Local Syrians getting support

Aleppo's Kitchen owner Nidal Hajomar shares his view on the terrorist attacks in Paris.
(Kevin Chang / Weekend)

Three years ago, Nidal Hajomar was living in Aleppo, the largest city in Syria. The country’s civil war, which had broken out in 2011, had started to spread to his hometown, and soon, the violence was just two miles from the house he shared with his wife and three sons.

“I could see helicopters above me, I could hear the fighting, and sometimes I saw missiles in the sky,” said Hajomar. “I couldn’t sleep.”

He knew the violence was going to get worse, so he saw only one option — to leave. Hajomar’s friend lent him a car, and the family — each person carrying one small bag each — drove 40 miles through the mountains to the Turkish border and then flew from Istanbul to Los Angeles.

“I thought I would go back after six months,” he said.


But the fighting intensified, preventing Hajomar, 57, from returning. And he was not alone: The United Nations has estimated that out of a total population of 22.8 million, 6.5 million Syrians were displaced from their homes by 2014. An additional 200,000 have been killed.

The Hajomars settled in Anaheim, where Nidal and his wife, Suher, started the popular Brookhurst Street restaurant Aleppo’s Kitchen, which serves favorite dishes from their hometown, such as kibbeh, falafel, stuffed grape leaves and hummus.

Unlike most Syrians, Hajomar and his family have one important advantage — dual citizenship with the United States, which gives them the freedom to remain in this country. But for millions of others, escape from the war has meant languishing in refugee camps in Turkey, daring dangerous boat rides to Europe or seeking refugee status in other countries.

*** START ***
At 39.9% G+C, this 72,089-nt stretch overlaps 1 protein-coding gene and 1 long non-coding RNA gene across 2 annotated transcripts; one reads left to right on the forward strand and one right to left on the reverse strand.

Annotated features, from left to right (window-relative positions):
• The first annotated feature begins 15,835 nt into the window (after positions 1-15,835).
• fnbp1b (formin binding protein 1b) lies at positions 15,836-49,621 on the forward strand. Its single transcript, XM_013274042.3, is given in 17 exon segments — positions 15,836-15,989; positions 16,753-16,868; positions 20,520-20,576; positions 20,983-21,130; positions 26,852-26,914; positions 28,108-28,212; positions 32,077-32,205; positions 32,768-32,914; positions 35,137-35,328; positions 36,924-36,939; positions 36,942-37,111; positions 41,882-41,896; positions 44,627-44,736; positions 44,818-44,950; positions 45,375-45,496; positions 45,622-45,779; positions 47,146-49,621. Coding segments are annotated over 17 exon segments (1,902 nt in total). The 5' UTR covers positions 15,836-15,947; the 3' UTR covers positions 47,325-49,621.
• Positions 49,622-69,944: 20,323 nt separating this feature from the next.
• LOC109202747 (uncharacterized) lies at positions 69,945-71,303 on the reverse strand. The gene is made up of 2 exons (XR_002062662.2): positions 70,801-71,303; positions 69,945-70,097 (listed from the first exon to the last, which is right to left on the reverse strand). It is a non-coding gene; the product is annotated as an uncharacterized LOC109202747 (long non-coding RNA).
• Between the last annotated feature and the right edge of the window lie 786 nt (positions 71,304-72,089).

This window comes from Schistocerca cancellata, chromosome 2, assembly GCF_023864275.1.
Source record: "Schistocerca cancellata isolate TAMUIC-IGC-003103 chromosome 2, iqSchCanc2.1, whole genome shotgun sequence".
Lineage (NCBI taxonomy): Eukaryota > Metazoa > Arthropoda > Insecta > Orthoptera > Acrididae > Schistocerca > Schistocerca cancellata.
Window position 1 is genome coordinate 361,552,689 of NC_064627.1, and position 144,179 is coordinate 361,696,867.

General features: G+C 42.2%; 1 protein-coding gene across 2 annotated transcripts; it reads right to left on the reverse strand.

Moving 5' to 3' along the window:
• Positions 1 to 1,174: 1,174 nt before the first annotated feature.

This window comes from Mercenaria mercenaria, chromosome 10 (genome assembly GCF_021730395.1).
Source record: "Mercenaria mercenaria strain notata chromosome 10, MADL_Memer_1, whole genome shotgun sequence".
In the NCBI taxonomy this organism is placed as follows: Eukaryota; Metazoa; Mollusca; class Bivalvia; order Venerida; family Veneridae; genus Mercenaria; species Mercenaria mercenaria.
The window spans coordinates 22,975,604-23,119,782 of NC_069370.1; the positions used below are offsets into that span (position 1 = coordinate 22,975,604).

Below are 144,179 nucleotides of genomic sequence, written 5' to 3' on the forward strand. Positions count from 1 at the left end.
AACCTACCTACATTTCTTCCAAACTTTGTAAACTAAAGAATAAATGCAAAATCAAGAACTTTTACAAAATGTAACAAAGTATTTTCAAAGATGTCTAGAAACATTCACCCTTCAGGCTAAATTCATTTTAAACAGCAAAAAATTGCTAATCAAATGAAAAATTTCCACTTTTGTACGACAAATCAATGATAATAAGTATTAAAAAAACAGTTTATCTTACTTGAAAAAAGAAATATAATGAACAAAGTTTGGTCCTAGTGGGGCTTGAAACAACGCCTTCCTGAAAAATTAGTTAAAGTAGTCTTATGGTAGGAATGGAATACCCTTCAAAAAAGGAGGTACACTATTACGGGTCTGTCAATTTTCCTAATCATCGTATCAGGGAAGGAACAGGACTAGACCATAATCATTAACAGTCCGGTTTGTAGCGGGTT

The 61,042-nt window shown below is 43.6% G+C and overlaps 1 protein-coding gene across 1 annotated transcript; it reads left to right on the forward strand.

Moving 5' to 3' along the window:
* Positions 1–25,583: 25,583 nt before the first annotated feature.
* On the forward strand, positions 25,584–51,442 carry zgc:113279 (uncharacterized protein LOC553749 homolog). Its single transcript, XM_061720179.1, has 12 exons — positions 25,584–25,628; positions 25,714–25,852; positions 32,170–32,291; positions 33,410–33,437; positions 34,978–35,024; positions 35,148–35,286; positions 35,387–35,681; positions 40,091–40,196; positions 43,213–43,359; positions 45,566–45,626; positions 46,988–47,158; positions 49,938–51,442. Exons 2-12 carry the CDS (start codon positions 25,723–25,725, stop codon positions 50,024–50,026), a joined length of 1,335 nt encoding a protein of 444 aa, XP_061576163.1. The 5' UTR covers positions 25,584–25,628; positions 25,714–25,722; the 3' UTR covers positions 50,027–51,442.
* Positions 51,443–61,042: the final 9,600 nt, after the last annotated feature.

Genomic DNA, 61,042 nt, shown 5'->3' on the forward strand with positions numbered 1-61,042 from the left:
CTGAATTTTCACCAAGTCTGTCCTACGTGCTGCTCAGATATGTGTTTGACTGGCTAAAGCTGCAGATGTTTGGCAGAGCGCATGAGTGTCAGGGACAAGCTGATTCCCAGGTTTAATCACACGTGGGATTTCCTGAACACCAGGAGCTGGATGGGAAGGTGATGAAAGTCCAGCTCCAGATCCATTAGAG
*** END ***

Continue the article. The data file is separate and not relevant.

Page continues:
Yet many U.S. politicians are now trying to make it harder for those displaced by the Syrian civil war to find safety in the United States. Governors of at least 30 states have called for a halt in the resettlement of Syrian refugees, and on Thursday, House Republicans passed a bill to tighten restrictions on Syrian refugees trying to enter the country.


“I don’t want to cry in front of my kids,” said Hajomar, scrolling through “before” and “after” photos that reveal the extent of the destruction in Aleppo. “So I cry when everyone else is sleeping. God, this is not fair. People have suffered for almost five years and nobody cares. Where is the humanity?”

Hajomar is part of a chorus of local Arab and Muslim voices condemning the backlash against Syrian refugees that emerged after the recent terrorist attacks in Paris, which left at least 130 dead.

But while incidents have been reported in the U.S. — including threatening voice mails left at a Florida mosque and vandalism at a Texas mosque — Hussam Ayloush, executive director of the Council on American Islamic Relations in Los Angeles, said no such episodes have been reported locally. Instead, he said, churches and other community groups have offered their support for Syrian refugees.

Ayloush said someone recently came to him with donations raised in a school for a local Syrian refugee family that had been featured on television. And Salam al-Marayati, president of the Los Angeles-based Muslim Public Affairs Council, pointed to the members of All Saints Church in Pasadena, who recently adopted a Syrian refugee family.


“In Southern California, so many churches have contacted us, offering their help,” said Ayloush. “Once they hear that there are refugees coming from Syria with their kids and families, immediately I get dozens of calls from individuals and organizations asking how they can help.”

Still, the Paris bombings’ apparent links to Syria have some people feeling uneasy.